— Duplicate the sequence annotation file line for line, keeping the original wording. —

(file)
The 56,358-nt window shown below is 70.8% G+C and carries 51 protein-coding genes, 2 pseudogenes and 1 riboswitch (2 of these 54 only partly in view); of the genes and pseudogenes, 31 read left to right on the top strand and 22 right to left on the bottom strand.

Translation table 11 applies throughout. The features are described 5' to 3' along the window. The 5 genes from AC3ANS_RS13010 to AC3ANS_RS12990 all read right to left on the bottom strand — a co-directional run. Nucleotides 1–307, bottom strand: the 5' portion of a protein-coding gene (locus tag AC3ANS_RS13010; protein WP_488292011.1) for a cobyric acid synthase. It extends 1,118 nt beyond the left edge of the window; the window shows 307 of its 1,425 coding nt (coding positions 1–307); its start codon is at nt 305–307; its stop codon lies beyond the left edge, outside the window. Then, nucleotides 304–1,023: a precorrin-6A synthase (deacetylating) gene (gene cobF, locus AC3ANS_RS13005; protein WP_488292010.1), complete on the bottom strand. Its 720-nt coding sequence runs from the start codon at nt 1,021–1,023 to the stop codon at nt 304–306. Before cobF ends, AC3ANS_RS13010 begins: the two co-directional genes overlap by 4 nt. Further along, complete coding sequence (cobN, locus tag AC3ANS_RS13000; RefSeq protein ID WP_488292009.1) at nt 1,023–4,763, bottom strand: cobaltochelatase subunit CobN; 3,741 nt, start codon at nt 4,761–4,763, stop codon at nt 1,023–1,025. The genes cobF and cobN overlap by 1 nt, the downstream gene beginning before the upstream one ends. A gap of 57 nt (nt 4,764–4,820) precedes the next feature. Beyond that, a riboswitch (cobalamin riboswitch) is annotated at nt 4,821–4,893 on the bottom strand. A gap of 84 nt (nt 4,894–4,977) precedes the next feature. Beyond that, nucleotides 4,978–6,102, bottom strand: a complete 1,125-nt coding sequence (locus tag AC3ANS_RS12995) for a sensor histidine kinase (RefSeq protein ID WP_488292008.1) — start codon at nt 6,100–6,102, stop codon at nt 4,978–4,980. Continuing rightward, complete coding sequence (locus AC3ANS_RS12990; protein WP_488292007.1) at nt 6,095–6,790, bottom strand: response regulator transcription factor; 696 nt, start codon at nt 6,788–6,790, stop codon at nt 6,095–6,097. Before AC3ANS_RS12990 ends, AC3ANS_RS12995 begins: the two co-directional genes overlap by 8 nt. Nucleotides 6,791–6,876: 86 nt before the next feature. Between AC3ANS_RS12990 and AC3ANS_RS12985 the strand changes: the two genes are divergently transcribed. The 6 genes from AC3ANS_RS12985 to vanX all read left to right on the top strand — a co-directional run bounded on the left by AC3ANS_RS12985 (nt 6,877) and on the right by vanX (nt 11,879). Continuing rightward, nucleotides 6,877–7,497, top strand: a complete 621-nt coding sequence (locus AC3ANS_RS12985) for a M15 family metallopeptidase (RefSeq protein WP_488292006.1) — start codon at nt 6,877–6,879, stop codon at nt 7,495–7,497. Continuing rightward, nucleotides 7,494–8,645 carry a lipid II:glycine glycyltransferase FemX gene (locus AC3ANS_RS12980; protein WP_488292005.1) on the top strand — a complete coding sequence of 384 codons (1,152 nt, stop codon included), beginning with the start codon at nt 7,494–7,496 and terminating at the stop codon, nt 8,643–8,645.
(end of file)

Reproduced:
The 56,358-nt window shown below is 70.8% G+C and carries 51 protein-coding genes, 2 pseudogenes and 1 riboswitch (2 of these 54 only partly in view); of the genes and pseudogenes, 31 read left to right on the top strand and 22 right to left on the bottom strand.

Translation table 11 applies throughout. The features are described 5' to 3' along the window. The 5 genes from AC3ANS_RS13010 to AC3ANS_RS12990 all read right to left on the bottom strand — a co-directional run. Nucleotides 1–307, bottom strand: the 5' portion of a protein-coding gene (locus tag AC3ANS_RS13010; protein WP_488292011.1) for a cobyric acid synthase. It extends 1,118 nt beyond the left edge of the window; the window shows 307 of its 1,425 coding nt (coding positions 1–307); its start codon is at nt 305–307; its stop codon lies beyond the left edge, outside the window. Then, nucleotides 304–1,023: a precorrin-6A synthase (deacetylating) gene (gene cobF, locus AC3ANS_RS13005; protein WP_488292010.1), complete on the bottom strand. Its 720-nt coding sequence runs from the start codon at nt 1,021–1,023 to the stop codon at nt 304–306. Before cobF ends, AC3ANS_RS13010 begins: the two co-directional genes overlap by 4 nt. Further along, complete coding sequence (cobN, locus tag AC3ANS_RS13000; RefSeq protein ID WP_488292009.1) at nt 1,023–4,763, bottom strand: cobaltochelatase subunit CobN; 3,741 nt, start codon at nt 4,761–4,763, stop codon at nt 1,023–1,025. The genes cobF and cobN overlap by 1 nt, the downstream gene beginning before the upstream one ends. A gap of 57 nt (nt 4,764–4,820) precedes the next feature. Beyond that, a riboswitch (cobalamin riboswitch) is annotated at nt 4,821–4,893 on the bottom strand. A gap of 84 nt (nt 4,894–4,977) precedes the next feature. Beyond that, nucleotides 4,978–6,102, bottom strand: a complete 1,125-nt coding sequence (locus tag AC3ANS_RS12995) for a sensor histidine kinase (RefSeq protein ID WP_488292008.1) — start codon at nt 6,100–6,102, stop codon at nt 4,978–4,980. Continuing rightward, complete coding sequence (locus AC3ANS_RS12990; protein WP_488292007.1) at nt 6,095–6,790, bottom strand: response regulator transcription factor; 696 nt, start codon at nt 6,788–6,790, stop codon at nt 6,095–6,097. Before AC3ANS_RS12990 ends, AC3ANS_RS12995 begins: the two co-directional genes overlap by 8 nt. Nucleotides 6,791–6,876: 86 nt before the next feature. Between AC3ANS_RS12990 and AC3ANS_RS12985 the strand changes: the two genes are divergently transcribed. The 6 genes from AC3ANS_RS12985 to vanX all read left to right on the top strand — a co-directional run bounded on the left by AC3ANS_RS12985 (nt 6,877) and on the right by vanX (nt 11,879). Continuing rightward, nucleotides 6,877–7,497, top strand: a complete 621-nt coding sequence (locus AC3ANS_RS12985) for a M15 family metallopeptidase (RefSeq protein WP_488292006.1) — start codon at nt 6,877–6,879, stop codon at nt 7,495–7,497. Continuing rightward, nucleotides 7,494–8,645 carry a lipid II:glycine glycyltransferase FemX gene (locus AC3ANS_RS12980; protein WP_488292005.1) on the top strand — a complete coding sequence of 384 codons (1,152 nt, stop codon included), beginning with the start codon at nt 7,494–7,496 and terminating at the stop codon, nt 8,643–8,645.